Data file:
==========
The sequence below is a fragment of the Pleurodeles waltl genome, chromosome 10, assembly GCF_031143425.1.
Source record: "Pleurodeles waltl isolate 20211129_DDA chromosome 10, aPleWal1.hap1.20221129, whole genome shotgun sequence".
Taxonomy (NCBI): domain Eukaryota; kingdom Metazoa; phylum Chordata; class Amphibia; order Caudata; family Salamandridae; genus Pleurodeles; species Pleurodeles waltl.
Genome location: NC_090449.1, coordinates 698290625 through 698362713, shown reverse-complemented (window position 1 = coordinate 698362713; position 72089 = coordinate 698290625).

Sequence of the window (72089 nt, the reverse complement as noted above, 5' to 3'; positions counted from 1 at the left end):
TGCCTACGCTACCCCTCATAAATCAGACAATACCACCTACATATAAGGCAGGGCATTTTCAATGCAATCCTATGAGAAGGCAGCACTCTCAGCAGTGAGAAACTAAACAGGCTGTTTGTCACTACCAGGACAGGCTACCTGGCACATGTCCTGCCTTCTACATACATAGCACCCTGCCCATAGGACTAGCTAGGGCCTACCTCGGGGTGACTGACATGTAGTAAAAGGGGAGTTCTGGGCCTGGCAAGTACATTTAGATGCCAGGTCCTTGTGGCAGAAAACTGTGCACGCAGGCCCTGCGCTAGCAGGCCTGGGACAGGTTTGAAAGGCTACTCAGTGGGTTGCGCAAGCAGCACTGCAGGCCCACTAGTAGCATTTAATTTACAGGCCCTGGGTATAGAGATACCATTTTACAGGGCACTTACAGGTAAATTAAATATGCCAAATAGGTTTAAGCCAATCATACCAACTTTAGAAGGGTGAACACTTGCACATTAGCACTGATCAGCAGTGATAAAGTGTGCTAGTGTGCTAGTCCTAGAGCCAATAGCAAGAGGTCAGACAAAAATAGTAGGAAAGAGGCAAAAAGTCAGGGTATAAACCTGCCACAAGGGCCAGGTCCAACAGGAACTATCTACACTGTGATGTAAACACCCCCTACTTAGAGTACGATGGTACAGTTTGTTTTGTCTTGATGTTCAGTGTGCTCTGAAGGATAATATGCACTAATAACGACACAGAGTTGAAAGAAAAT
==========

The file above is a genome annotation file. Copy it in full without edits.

The sequence below is a fragment of the Pleurodeles waltl genome, chromosome 10, assembly GCF_031143425.1.
Source record: "Pleurodeles waltl isolate 20211129_DDA chromosome 10, aPleWal1.hap1.20221129, whole genome shotgun sequence".
Taxonomy (NCBI): domain Eukaryota; kingdom Metazoa; phylum Chordata; class Amphibia; order Caudata; family Salamandridae; genus Pleurodeles; species Pleurodeles waltl.
Genome location: NC_090449.1, coordinates 698290625 through 698362713, shown reverse-complemented (window position 1 = coordinate 698362713; position 72089 = coordinate 698290625).

Sequence of the window (72089 nt, the reverse complement as noted above, 5' to 3'; positions counted from 1 at the left end):
TGCCTACGCTACCCCTCATAAATCAGACAATACCACCTACATATAAGGCAGGGCATTTTCAATGCAATCCTATGAGAAGGCAGCACTCTCAGCAGTGAGAAACTAAACAGGCTGTTTGTCACTACCAGGACAGGCTACCTGGCACATGTCCTGCCTTCTACATACATAGCACCCTGCCCATAGGACTAGCTAGGGCCTACCTCGGGGTGACTGACATGTAGTAAAAGGGGAGTTCTGGGCCTGGCAAGTACATTTAGATGCCAGGTCCTTGTGGCAGAAAACTGTGCACGCAGGCCCTGCGCTAGCAGGCCTGGGACAGGTTTGAAAGGCTACTCAGTGGGTTGCGCAAGCAGCACTGCAGGCCCACTAGTAGCATTTAATTTACAGGCCCTGGGTATAGAGATACCATTTTACAGGGCACTTACAGGTAAATTAAATATGCCAAATAGGTTTAAGCCAATCATACCAACTTTAGAAGGGTGAACACTTGCACATTAGCACTGATCAGCAGTGATAAAGTGTGCTAGTGTGCTAGTCCTAGAGCCAATAGCAAGAGGTCAGACAAAAATAGTAGGAAAGAGGCAAAAAGTCAGGGTATAAACCTGCCACAAGGGCCAGGTCCAACAGGAACTATCTACACTGTGATGTAAACACCCCCTACTTAGAGTACGATGGTACAGTTTGTTTTGTCTTGATGTTCAGTGTGCTCTGAAGGATAATATGCACTAATAACGACACAGAGTTGAAAGAAAAT